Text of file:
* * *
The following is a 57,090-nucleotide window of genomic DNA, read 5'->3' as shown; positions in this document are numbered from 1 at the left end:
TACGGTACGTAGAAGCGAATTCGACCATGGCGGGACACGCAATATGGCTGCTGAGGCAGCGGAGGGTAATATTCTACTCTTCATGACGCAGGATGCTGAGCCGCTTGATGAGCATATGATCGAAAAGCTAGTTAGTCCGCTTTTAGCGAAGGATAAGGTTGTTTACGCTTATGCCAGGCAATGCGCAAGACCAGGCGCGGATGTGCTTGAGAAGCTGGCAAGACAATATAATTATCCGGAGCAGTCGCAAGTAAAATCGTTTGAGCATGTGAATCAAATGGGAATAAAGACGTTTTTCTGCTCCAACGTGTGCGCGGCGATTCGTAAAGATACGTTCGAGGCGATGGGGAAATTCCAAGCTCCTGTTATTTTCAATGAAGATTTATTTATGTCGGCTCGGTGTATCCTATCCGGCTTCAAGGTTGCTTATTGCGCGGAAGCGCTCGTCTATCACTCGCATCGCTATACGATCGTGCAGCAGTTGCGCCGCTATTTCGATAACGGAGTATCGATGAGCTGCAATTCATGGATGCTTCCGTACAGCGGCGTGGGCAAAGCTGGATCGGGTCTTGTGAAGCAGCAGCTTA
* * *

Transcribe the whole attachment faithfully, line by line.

The following is a 57,090-nucleotide window of genomic DNA, read 5'->3' as shown; positions in this document are numbered from 1 at the left end:
TACGGTACGTAGAAGCGAATTCGACCATGGCGGGACACGCAATATGGCTGCTGAGGCAGCGGAGGGTAATATTCTACTCTTCATGACGCAGGATGCTGAGCCGCTTGATGAGCATATGATCGAAAAGCTAGTTAGTCCGCTTTTAGCGAAGGATAAGGTTGTTTACGCTTATGCCAGGCAATGCGCAAGACCAGGCGCGGATGTGCTTGAGAAGCTGGCAAGACAATATAATTATCCGGAGCAGTCGCAAGTAAAATCGTTTGAGCATGTGAATCAAATGGGAATAAAGACGTTTTTCTGCTCCAACGTGTGCGCGGCGATTCGTAAAGATACGTTCGAGGCGATGGGGAAATTCCAAGCTCCTGTTATTTTCAATGAAGATTTATTTATGTCGGCTCGGTGTATCCTATCCGGCTTCAAGGTTGCTTATTGCGCGGAAGCGCTCGTCTATCACTCGCATCGCTATACGATCGTGCAGCAGTTGCGCCGCTATTTCGATAACGGAGTATCGATGAGCTGCAATTCATGGATGCTTCCGTACAGCGGCGTGGGCAAAGCTGGATCGGGTCTTGTGAAGCAGCAGCTTA